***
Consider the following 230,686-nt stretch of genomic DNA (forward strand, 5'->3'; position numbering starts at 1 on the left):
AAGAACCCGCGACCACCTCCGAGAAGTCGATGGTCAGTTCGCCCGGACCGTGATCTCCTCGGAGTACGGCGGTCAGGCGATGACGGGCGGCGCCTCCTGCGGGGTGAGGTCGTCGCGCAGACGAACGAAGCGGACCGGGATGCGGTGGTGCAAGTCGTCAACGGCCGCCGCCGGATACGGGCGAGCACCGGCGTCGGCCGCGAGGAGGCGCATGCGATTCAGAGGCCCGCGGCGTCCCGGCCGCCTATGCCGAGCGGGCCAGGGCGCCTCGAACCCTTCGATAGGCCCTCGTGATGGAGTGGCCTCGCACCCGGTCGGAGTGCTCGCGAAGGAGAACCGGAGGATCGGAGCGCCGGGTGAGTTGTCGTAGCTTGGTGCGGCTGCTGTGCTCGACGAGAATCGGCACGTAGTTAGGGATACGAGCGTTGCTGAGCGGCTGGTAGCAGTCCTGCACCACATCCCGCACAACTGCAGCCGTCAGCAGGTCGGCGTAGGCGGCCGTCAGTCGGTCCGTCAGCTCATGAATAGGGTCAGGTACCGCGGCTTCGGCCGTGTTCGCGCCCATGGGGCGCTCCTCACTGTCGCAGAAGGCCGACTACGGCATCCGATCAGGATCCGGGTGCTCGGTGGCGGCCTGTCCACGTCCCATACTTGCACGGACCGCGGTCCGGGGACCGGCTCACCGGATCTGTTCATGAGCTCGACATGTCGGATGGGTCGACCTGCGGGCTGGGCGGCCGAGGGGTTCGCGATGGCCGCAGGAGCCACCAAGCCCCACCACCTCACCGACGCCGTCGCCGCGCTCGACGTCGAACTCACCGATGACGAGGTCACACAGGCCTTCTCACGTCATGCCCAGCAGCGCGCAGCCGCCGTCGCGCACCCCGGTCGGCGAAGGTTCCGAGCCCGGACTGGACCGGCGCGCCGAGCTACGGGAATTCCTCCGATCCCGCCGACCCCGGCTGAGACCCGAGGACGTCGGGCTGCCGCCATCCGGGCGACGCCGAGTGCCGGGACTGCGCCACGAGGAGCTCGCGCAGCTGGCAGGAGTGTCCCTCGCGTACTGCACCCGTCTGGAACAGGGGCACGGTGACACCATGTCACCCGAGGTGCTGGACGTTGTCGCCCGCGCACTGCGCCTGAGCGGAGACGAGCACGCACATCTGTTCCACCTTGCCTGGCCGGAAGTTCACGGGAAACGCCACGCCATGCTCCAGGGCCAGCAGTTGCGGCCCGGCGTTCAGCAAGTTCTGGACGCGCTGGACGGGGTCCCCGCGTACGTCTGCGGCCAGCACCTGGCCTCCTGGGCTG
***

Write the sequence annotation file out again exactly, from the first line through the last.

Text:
Consider the following 230,686-nt stretch of genomic DNA (forward strand, 5'->3'; position numbering starts at 1 on the left):
AAGAACCCGCGACCACCTCCGAGAAGTCGATGGTCAGTTCGCCCGGACCGTGATCTCCTCGGAGTACGGCGGTCAGGCGATGACGGGCGGCGCCTCCTGCGGGGTGAGGTCGTCGCGCAGACGAACGAAGCGGACCGGGATGCGGTGGTGCAAGTCGTCAACGGCCGCCGCCGGATACGGGCGAGCACCGGCGTCGGCCGCGAGGAGGCGCATGCGATTCAGAGGCCCGCGGCGTCCCGGCCGCCTATGCCGAGCGGGCCAGGGCGCCTCGAACCCTTCGATAGGCCCTCGTGATGGAGTGGCCTCGCACCCGGTCGGAGTGCTCGCGAAGGAGAACCGGAGGATCGGAGCGCCGGGTGAGTTGTCGTAGCTTGGTGCGGCTGCTGTGCTCGACGAGAATCGGCACGTAGTTAGGGATACGAGCGTTGCTGAGCGGCTGGTAGCAGTCCTGCACCACATCCCGCACAACTGCAGCCGTCAGCAGGTCGGCGTAGGCGGCCGTCAGTCGGTCCGTCAGCTCATGAATAGGGTCAGGTACCGCGGCTTCGGCCGTGTTCGCGCCCATGGGGCGCTCCTCACTGTCGCAGAAGGCCGACTACGGCATCCGATCAGGATCCGGGTGCTCGGTGGCGGCCTGTCCACGTCCCATACTTGCACGGACCGCGGTCCGGGGACCGGCTCACCGGATCTGTTCATGAGCTCGACATGTCGGATGGGTCGACCTGCGGGCTGGGCGGCCGAGGGGTTCGCGATGGCCGCAGGAGCCACCAAGCCCCACCACCTCACCGACGCCGTCGCCGCGCTCGACGTCGAACTCACCGATGACGAGGTCACACAGGCCTTCTCACGTCATGCCCAGCAGCGCGCAGCCGCCGTCGCGCACCCCGGTCGGCGAAGGTTCCGAGCCCGGACTGGACCGGCGCGCCGAGCTACGGGAATTCCTCCGATCCCGCCGACCCCGGCTGAGACCCGAGGACGTCGGGCTGCCGCCATCCGGGCGACGCCGAGTGCCGGGACTGCGCCACGAGGAGCTCGCGCAGCTGGCAGGAGTGTCCCTCGCGTACTGCACCCGTCTGGAACAGGGGCACGGTGACACCATGTCACCCGAGGTGCTGGACGTTGTCGCCCGCGCACTGCGCCTGAGCGGAGACGAGCACGCACATCTGTTCCACCTTGCCTGGCCGGAAGTTCACGGGAAACGCCACGCCATGCTCCAGGGCCAGCAGTTGCGGCCCGGCGTTCAGCAAGTTCTGGACGCGCTGGACGGGGTCCCCGCGTACGTCTGCGGCCAGCACCTGGCCTCCTGGGCTG